During the summer of 2017, you may volunteer for excavating in Italy with the Coriglia/Orvieto Excavation Project, an international archaeological project sponsored by the Department of Classics at Saint Anselm College. This archaeological expedition is part of a long-term project to excavate several sites in and near Orvieto. This season (May 22 – July 1, 2017), we will be working at three sites: one is an Etrusco-Roman settlement approximately 8 miles from Orvieto, the second is a 2500 year old Etruscan pyramidal hypogeum deep below the city of Orvieto and the third is the major Etruscan necropolis of Orvieto, Crocifisso del tufo.
The city of Orvieto is located in a dramatic setting atop a large tufa plateau with sheer 600 feet high cliffs that encircle the plateau on all sides. The plateau has been continuously inhabited from the 10th century BCE. Its original urban inhabitants were the Etruscans. Our site, an underground Etruscan cave on the southwest side of the city, offers a unique opportunity to study artifacts from the mid 5th c. BCE. Most of the finds have a religious connection which points to some type of ritual disposal. The focus this season will be on systematically excavating a 2 meter high heap of pottery and other materials.
Near Orvieto is the site of Coriglia where volunteer archaeologists will share in the exciting excavation of an ancient settlement that is located immediately below the crest of Monterubiaglio overlooking the Paglia River Valley. The entire area is dotted with ancient Etruscan and Roman architectural remains. Many museums throughout Italy and the United States possess artifacts discovered in this region. Coriglia has yielded sculptures, mosaics, coinage, inscriptions, ceramics, frescoes and many other objects associated with daily life of the Romans and Etruscans.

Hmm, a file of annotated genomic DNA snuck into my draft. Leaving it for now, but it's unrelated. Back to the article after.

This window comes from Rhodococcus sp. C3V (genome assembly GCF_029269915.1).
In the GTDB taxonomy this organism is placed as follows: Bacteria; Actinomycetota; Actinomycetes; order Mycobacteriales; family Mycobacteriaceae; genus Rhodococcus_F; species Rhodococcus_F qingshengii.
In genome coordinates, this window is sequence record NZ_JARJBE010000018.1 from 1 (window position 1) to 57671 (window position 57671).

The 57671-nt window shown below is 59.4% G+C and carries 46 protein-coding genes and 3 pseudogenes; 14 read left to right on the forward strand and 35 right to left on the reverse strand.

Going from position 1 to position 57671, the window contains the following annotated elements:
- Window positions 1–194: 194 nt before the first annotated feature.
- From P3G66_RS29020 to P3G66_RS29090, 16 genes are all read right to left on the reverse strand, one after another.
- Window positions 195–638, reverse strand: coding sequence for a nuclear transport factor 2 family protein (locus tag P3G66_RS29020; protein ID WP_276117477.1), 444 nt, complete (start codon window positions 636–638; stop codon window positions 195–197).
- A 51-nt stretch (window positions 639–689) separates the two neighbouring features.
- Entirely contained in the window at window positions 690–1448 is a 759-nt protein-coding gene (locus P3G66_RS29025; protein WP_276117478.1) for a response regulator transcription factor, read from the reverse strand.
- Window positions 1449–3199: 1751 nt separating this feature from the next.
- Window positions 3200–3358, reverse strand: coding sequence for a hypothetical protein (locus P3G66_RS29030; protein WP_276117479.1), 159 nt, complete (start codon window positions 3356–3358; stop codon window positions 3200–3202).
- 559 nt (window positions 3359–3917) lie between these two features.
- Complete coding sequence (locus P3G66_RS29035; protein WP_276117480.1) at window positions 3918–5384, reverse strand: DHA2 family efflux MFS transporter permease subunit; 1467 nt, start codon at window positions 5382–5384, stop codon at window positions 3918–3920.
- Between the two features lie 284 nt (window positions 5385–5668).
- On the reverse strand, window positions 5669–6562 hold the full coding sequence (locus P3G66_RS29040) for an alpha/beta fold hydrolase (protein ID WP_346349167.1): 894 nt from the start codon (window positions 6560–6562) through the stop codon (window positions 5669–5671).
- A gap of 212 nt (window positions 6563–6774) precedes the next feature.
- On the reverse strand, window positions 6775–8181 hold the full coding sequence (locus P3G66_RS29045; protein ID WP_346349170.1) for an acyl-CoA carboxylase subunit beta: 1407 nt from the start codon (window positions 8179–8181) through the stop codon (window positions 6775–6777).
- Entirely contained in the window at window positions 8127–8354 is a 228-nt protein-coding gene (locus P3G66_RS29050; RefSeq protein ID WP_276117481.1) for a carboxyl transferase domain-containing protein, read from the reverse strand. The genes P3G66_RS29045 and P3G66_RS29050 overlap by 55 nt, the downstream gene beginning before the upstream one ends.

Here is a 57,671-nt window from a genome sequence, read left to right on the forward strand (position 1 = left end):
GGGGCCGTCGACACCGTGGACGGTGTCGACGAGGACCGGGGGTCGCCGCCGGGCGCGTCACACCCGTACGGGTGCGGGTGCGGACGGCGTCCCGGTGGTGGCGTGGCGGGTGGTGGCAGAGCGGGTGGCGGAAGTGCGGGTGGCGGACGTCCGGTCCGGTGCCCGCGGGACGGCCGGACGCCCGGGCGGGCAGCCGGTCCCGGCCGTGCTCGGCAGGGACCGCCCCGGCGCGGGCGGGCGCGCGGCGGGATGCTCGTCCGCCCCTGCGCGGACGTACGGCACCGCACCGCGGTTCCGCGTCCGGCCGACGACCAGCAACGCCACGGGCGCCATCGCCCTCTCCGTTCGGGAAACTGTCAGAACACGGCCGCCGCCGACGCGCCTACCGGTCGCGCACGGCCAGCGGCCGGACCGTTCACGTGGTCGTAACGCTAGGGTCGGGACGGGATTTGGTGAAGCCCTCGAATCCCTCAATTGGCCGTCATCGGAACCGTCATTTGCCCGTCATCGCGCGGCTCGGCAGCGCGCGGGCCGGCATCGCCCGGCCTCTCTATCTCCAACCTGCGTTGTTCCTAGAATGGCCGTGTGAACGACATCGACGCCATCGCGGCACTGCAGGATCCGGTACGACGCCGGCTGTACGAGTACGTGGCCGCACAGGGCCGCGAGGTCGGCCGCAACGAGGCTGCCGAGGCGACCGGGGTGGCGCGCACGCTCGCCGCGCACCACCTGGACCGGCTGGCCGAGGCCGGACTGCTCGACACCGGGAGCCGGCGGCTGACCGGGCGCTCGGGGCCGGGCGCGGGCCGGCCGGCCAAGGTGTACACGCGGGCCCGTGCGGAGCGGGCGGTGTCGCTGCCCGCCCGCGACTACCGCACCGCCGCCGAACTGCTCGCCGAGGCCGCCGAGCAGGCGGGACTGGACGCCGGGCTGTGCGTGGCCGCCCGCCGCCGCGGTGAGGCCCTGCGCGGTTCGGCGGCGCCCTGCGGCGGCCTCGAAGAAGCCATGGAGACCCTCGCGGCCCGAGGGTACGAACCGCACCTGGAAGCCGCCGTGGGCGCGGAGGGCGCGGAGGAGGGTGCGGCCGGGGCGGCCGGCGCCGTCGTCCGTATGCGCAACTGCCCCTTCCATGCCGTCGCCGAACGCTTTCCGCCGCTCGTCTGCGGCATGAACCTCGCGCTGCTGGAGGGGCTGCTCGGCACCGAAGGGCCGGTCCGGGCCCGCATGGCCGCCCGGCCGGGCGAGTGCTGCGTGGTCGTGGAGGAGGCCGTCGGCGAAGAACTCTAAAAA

The 2006 to 2016 excavations have revealed a large Etruscan settlement (7th cent BCE) with its religious center likely dedicated to a healing god, followed by a larger Roman settlement and in the early Empire by a very large shrine/bath complex. Thus the site was occupied from about 800 BCE to at least AD 600. The persistence in occupation and in use of the site indicates its importance. Yet a number of questions about the extent and nature of the site remain. This season we will attempt to understand how the various excavated structures relate to each other.
APPLICATION PROCEDURES AND COSTS
The project accepts volunteers with or without prior archaeological experience. While knowledge of Italian is useful, it is not required. Volunteers must be at least eighteen years of age (17 with parental consent) and must be in good health. The cost to participate in the six-week archaeological project is $3600 ($600/week). This fee covers your room and board. The fee does not cover airfare, tuition, travel to/from the airport or trips that students take on their own.
1) All volunteers must provide proof of medical insurance (a Xerox copy of an up-to-date insurance card).
2) All volunteers must have a valid passport and provide a copy of the first page to the director by May 1st.
3) All documents must be completed by May 1st.
4) The complete participation fee of $3600 for six weeks ($600 per week) must be paid by the final due date (May 1st).
Checks should be made payable to “Institute for Mediterranean Archaeology” and mailed to:
Professor David B. George
Department of Classics
Saint Anselm College
Manchester, NH 03102
Optional course credit. For an additional fee, students may earn 4 or 8 course credit hours in the archaeological field school by registering through the Saint Anselm College Summer School. Letter grades will be assigned for CL380 Archaeological Fieldwork.
TRAVEL TO AND FROM THE PROJECT